As time went by, my anger subsided and so did my need to take it out on people. Part of it was the fact that I simply grew up, but I found something that made me feel even better than hurting others, something that turned the pain into productivity. Kindness. Yes, Instead of bullying those weaker than me, I spent my free time at school volunteering with the disabled, and on weekends, I went to the County Home to help with the elderly. The pain never truly went away, but my need to inflict it on others did.
I still have some residual anger left over from childhood and as my ex would say, I have quite a mouth on me. I don’t consider myself a bully, but more of a crusader. Living in a privileged community, I see people being bullied every day. I’ve had women use their Range Rovers to block me because they wanted my prime parking space, I've been pushed out of line at the deli because someone didn't want to be late for a nail appointment, and someone tried to start a fight with me at the gym because she wanted spot on the workout floor. The baristas, the checkout people, the waitresses and waiters, even the moms at school, so many are endlessly abused.
When this happens, sometimes I stand up to them and sometimes I don’t, and on each occasion I don’t feel as sorry for myself and the victims of the cruelty, as I do for the inflictors. There’s not a designer handbag you can fill with happiness, not a luxury car that will take you on that proverbial road. I know firsthand that most of these bullies are acting out of anger and grief just as I had once done as a child. They think it makes them feel better when in fact, at the end of the day, they feel much, much worse. But this is LA, so they are very good at masking it beneath all that sunshine and tinsel.
In the city of Anaheim, Ca, Mayor Tom Tait deemed 2013 as the Year of Kindness. It was an initiative to get more citizens to volunteer and simply be kind to each other. The “One Million Acts of Kindness” campaign was brought into the schools and soon, kids were performing good deeds, and these were tallied by their teachers and very quickly, they reached the goal of a million acts. Now, Anaheim truly is the “Happiest Place on Earth” and it isn’t only because of Disneyland.
Mayor Tait’s plan for kindness created a rippling effect throughout the community, and it also captured the attention of the Dalai Lama. In June, His Holiness will attend the United States Conference of Mayors and speak to mayors from all over the country about the importance of kindness and compassion. Who knows, perhaps in a few years time, Mayor Tait’s Kindness Campaign will be introduced into schools everywhere.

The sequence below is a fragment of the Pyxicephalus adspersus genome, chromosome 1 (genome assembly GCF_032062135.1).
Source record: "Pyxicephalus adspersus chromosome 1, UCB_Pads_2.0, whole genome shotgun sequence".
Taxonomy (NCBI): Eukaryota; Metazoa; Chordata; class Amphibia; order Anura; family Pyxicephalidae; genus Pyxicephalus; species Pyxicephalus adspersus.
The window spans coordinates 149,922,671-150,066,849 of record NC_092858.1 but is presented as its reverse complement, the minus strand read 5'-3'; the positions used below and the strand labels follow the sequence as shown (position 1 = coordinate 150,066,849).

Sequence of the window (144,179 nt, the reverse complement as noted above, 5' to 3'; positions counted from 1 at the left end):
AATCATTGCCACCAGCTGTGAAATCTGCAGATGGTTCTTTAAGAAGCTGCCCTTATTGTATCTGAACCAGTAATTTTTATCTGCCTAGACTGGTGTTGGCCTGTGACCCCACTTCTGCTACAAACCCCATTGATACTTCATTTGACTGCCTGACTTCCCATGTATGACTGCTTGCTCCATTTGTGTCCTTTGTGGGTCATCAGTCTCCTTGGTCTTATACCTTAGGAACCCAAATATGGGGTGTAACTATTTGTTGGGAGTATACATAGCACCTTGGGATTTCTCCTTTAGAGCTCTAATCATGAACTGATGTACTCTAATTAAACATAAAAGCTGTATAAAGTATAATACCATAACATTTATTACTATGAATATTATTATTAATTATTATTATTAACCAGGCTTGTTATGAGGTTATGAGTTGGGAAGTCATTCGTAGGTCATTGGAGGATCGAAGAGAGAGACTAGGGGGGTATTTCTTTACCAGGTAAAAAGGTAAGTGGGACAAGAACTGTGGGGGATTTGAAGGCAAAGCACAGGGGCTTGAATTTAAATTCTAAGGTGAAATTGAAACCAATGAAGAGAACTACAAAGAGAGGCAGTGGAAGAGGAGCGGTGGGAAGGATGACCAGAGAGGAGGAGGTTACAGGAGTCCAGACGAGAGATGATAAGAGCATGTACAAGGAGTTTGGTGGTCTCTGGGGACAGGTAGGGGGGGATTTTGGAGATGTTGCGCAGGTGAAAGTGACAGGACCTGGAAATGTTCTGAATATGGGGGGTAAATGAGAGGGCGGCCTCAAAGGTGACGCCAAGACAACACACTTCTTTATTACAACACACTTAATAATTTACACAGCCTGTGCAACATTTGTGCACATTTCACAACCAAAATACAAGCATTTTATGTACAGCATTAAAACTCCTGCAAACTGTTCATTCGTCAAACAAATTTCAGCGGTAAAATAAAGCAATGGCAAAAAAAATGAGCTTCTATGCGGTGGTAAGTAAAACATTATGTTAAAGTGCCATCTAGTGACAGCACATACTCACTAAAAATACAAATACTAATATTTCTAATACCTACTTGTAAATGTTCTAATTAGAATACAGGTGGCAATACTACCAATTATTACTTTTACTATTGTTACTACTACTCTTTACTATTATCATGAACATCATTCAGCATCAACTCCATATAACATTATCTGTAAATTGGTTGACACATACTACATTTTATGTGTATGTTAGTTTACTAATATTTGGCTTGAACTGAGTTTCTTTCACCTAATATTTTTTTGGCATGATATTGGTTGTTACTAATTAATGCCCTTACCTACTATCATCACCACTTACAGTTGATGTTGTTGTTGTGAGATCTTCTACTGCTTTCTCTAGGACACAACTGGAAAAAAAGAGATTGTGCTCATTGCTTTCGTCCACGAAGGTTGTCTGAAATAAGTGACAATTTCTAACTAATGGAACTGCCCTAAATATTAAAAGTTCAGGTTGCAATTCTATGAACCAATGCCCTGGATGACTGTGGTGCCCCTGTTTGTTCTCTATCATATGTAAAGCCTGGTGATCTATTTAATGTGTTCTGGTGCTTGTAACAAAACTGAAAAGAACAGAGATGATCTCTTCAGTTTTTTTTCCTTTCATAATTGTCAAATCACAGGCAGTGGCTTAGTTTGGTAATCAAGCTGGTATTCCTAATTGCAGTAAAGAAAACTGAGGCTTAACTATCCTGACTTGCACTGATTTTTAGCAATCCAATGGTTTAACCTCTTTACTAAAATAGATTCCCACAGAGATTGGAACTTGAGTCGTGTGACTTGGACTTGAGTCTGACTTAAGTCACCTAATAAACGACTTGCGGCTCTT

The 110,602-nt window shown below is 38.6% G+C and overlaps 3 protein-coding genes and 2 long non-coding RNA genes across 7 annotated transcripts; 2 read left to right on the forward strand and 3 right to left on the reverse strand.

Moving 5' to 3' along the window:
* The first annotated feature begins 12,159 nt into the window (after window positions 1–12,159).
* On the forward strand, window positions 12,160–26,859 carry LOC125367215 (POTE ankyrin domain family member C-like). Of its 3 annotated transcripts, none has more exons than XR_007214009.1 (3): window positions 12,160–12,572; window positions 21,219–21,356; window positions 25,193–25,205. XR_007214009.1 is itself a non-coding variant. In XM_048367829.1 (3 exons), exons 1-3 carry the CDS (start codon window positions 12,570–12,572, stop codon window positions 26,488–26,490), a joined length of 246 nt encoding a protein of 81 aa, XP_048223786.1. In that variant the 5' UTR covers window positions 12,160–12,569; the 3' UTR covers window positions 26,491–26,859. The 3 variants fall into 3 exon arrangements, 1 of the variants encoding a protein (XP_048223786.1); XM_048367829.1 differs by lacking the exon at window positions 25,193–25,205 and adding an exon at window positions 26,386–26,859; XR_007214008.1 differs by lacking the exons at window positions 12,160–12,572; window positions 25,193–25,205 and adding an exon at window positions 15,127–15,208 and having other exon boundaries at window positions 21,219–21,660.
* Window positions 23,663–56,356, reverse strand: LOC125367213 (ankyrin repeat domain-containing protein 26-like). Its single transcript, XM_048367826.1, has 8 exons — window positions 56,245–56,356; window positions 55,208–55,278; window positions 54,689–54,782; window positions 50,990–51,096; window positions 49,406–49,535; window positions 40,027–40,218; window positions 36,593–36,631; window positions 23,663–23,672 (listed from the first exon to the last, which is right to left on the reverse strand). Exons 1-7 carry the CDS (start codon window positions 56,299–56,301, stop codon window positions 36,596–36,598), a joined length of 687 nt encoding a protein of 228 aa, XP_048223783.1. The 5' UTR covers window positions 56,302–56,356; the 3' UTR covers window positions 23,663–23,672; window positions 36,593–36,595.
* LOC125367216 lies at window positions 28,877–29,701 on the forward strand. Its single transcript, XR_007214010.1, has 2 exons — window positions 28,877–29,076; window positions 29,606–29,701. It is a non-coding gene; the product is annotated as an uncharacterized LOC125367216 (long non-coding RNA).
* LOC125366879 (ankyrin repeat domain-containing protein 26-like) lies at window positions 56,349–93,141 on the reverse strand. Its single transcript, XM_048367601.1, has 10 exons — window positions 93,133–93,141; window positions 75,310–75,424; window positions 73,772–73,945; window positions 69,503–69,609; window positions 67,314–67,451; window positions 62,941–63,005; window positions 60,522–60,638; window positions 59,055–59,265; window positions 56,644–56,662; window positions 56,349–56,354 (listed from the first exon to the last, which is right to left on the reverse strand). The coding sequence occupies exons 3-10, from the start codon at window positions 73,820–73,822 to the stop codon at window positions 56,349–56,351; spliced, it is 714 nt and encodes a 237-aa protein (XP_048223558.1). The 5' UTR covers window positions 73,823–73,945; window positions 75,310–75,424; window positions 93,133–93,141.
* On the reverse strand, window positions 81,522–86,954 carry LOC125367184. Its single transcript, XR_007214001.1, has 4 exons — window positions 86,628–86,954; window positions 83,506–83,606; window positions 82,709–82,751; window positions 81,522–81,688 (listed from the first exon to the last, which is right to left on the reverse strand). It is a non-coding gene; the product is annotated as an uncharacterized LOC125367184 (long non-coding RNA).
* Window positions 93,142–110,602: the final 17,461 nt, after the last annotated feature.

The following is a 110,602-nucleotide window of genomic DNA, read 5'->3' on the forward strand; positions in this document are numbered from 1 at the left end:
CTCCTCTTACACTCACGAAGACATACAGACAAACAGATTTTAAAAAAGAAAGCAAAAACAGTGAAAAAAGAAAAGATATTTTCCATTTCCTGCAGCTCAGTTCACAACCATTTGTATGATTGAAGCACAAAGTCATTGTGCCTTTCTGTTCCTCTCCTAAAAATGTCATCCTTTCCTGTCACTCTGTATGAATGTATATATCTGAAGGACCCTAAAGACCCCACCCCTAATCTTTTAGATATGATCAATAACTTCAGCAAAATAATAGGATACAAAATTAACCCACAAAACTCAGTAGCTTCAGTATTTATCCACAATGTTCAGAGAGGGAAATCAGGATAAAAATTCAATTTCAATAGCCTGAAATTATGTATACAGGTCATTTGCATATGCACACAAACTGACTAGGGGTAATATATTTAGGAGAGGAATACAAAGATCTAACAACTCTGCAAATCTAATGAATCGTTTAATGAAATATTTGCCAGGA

I’m sure not many people outside of Anaheim know of Tait’s Kindness Campaign even though leaders throughout the word do. What we do know of is the perpetuation of the cycle displayed on reality shows such as The Housewives series, even The Bachelor, which encourages contestants to play up the drama, and that typically means to be nasty. This is what people are watching, this, to many, is entertainment.
One of the music industry’s greatest all time entertainers, Lady Gaga, started the Born This Way Foundation. Its mission is “supporting the wellness of young people, and empowering them to create a kinder and braver world.” It’s a well-known fact that she grew up being bullied, but what’s more impressive than her survival of it is that she uses her celebrity, not to preserve the cycle, but to create everlasting change. She is a true role model for our youth and an amazing performer to boot.
As long as there is anger, there will be bullying. When my daughter was targeted, I told her my story and instead of resenting the girl who tormented her, she showed her compassion and now they are friends. It saddens me that by the time a Kindness Campaign is introduced into the schools nationwide, my children will most likely be out, but it also gives me hope that there are those out there, such as Mayor Tom Tait, the Dahli Lama and Lady Gaga who use their influence to educate and to make the world a better place. As Mayor Tait showed us, all it takes is one simple act of altruism to create an infectious explosion of compassion. It may not eradicate bullying, but it certainly will bring more kindness into the world. It did for me.